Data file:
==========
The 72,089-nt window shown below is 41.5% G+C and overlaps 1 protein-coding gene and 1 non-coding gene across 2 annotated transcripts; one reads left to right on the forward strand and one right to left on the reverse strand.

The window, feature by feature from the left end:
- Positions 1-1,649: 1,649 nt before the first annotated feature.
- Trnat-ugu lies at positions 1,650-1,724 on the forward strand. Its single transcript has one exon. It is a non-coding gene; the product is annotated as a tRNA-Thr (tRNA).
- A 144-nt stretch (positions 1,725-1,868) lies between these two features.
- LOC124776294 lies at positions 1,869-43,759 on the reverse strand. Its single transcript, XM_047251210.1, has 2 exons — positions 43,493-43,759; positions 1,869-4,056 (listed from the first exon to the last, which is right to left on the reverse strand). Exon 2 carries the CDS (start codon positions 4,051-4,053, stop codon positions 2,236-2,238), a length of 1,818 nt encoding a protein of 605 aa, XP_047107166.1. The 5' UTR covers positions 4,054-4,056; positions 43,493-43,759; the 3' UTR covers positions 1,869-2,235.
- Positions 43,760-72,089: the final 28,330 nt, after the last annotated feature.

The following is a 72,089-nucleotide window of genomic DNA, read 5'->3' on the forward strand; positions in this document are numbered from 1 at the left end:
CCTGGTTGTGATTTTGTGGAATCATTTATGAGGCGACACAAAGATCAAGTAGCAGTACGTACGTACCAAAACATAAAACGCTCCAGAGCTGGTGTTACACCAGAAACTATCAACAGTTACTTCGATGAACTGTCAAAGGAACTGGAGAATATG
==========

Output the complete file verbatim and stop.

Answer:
The 72,089-nt window shown below is 41.5% G+C and overlaps 1 protein-coding gene and 1 non-coding gene across 2 annotated transcripts; one reads left to right on the forward strand and one right to left on the reverse strand.

The window, feature by feature from the left end:
- Positions 1-1,649: 1,649 nt before the first annotated feature.
- Trnat-ugu lies at positions 1,650-1,724 on the forward strand. Its single transcript has one exon. It is a non-coding gene; the product is annotated as a tRNA-Thr (tRNA).
- A 144-nt stretch (positions 1,725-1,868) lies between these two features.
- LOC124776294 lies at positions 1,869-43,759 on the reverse strand. Its single transcript, XM_047251210.1, has 2 exons — positions 43,493-43,759; positions 1,869-4,056 (listed from the first exon to the last, which is right to left on the reverse strand). Exon 2 carries the CDS (start codon positions 4,051-4,053, stop codon positions 2,236-2,238), a length of 1,818 nt encoding a protein of 605 aa, XP_047107166.1. The 5' UTR covers positions 4,054-4,056; positions 43,493-43,759; the 3' UTR covers positions 1,869-2,235.
- Positions 43,760-72,089: the final 28,330 nt, after the last annotated feature.

The following is a 72,089-nucleotide window of genomic DNA, read 5'->3' on the forward strand; positions in this document are numbered from 1 at the left end:
CCTGGTTGTGATTTTGTGGAATCATTTATGAGGCGACACAAAGATCAAGTAGCAGTACGTACGTACCAAAACATAAAACGCTCCAGAGCTGGTGTTACACCAGAAACTATCAACAGTTACTTCGATGAACTGTCAAAGGAACTGGAGAATATG